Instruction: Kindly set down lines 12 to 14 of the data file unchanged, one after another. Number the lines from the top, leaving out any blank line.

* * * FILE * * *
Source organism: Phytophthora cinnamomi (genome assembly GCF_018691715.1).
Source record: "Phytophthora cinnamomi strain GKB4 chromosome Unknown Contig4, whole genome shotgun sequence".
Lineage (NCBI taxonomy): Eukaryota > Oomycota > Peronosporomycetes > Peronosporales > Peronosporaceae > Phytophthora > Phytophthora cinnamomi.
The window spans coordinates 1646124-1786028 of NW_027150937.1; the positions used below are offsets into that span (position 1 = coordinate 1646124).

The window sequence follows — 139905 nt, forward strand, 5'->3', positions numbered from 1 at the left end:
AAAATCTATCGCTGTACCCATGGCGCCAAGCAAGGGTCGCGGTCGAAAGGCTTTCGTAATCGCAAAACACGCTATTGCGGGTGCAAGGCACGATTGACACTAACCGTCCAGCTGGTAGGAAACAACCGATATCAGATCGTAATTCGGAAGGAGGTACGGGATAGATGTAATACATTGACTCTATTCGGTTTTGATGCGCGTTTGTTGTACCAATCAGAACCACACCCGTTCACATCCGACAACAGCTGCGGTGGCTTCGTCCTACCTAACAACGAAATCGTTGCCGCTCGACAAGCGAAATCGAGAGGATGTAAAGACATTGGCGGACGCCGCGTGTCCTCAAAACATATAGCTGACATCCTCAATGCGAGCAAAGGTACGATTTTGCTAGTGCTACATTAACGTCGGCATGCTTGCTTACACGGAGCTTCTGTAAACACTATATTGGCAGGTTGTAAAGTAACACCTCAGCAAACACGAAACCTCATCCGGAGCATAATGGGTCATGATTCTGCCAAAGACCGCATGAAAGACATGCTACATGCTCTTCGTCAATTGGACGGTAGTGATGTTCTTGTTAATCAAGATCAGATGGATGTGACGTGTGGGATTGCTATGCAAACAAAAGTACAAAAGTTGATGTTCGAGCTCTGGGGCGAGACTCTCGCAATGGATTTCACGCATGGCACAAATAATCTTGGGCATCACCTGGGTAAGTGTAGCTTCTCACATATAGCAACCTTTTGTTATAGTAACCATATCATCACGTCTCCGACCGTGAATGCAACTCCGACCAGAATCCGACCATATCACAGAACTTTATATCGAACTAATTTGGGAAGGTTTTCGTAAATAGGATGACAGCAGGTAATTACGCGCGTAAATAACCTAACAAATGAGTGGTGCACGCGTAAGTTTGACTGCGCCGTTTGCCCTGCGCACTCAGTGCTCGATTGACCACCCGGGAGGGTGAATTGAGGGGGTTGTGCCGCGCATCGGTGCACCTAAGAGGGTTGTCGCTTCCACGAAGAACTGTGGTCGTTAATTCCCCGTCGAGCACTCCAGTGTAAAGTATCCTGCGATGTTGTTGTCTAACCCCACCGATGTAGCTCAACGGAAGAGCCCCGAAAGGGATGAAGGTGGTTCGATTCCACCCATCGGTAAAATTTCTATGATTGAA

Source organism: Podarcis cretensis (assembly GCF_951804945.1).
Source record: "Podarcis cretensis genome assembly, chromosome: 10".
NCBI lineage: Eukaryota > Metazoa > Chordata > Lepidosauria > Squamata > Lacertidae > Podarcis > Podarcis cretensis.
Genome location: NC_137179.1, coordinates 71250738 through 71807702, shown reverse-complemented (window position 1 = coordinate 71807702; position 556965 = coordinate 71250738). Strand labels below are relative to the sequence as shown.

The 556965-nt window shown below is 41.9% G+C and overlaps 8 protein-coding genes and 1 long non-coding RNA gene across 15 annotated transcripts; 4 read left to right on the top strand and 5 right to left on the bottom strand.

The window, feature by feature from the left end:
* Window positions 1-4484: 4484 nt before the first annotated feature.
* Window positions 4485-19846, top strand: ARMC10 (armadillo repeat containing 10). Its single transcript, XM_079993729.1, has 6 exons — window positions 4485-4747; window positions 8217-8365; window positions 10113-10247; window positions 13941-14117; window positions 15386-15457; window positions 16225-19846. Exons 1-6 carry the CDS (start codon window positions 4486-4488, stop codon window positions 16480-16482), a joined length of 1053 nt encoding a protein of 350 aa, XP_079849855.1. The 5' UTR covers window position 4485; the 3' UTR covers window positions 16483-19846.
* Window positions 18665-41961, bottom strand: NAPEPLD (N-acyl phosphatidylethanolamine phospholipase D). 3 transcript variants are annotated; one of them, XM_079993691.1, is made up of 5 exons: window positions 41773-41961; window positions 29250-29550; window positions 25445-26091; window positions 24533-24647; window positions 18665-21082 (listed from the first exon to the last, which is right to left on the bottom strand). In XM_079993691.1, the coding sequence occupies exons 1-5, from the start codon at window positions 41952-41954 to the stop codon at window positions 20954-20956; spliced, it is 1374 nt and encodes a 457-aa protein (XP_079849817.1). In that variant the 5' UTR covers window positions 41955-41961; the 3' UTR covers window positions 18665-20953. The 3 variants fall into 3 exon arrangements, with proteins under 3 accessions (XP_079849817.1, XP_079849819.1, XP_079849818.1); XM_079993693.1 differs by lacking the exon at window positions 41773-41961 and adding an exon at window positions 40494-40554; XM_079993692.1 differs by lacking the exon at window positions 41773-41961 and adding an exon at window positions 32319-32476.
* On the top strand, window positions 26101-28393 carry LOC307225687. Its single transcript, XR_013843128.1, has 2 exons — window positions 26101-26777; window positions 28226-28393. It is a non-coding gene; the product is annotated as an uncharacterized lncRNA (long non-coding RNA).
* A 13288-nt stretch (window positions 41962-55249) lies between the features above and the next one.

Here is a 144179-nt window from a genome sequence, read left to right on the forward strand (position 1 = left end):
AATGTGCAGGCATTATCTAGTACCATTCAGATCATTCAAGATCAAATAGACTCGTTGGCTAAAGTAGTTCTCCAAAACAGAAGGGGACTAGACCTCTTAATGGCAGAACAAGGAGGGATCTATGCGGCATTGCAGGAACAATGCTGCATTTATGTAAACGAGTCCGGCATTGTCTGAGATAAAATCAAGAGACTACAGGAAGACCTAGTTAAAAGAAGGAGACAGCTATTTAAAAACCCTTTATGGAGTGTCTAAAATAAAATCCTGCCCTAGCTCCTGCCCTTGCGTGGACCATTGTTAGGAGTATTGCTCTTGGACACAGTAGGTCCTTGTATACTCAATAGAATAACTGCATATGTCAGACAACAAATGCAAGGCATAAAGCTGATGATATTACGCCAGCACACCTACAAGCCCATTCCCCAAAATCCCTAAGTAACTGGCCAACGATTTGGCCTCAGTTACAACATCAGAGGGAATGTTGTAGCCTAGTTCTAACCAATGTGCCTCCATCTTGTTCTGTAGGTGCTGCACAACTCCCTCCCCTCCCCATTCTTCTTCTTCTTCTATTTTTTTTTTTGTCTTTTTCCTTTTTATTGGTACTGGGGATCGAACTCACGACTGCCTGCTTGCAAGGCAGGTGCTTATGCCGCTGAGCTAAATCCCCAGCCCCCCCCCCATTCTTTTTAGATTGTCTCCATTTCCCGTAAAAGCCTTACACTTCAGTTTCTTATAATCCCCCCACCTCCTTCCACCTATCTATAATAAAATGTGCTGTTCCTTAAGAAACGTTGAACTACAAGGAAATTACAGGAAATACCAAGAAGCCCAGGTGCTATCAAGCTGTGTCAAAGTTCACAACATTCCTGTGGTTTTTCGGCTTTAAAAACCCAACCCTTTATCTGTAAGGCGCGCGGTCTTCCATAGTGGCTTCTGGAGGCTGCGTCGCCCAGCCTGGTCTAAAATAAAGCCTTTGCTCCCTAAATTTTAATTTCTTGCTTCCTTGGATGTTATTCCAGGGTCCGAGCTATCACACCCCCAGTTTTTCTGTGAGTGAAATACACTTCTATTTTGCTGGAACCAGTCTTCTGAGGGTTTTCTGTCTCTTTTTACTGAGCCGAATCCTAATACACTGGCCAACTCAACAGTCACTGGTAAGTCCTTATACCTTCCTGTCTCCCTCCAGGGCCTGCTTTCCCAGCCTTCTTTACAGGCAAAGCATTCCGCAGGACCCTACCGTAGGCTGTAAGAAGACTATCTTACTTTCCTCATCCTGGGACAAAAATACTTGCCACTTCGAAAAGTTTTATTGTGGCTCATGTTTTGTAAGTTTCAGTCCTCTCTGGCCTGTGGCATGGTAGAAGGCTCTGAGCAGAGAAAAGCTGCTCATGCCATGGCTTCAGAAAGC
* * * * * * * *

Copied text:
The window, feature by feature from the left end:
* Window positions 1-4484: 4484 nt before the first annotated feature.
* Window positions 4485-19846, top strand: ARMC10 (armadillo repeat containing 10). Its single transcript, XM_079993729.1, has 6 exons — window positions 4485-4747; window positions 8217-8365; window positions 10113-10247; window positions 13941-14117; window positions 15386-15457; window positions 16225-19846. Exons 1-6 carry the CDS (start codon window positions 4486-4488, stop codon window positions 16480-16482), a joined length of 1053 nt encoding a protein of 350 aa, XP_079849855.1. The 5' UTR covers window position 4485; the 3' UTR covers window positions 16483-19846.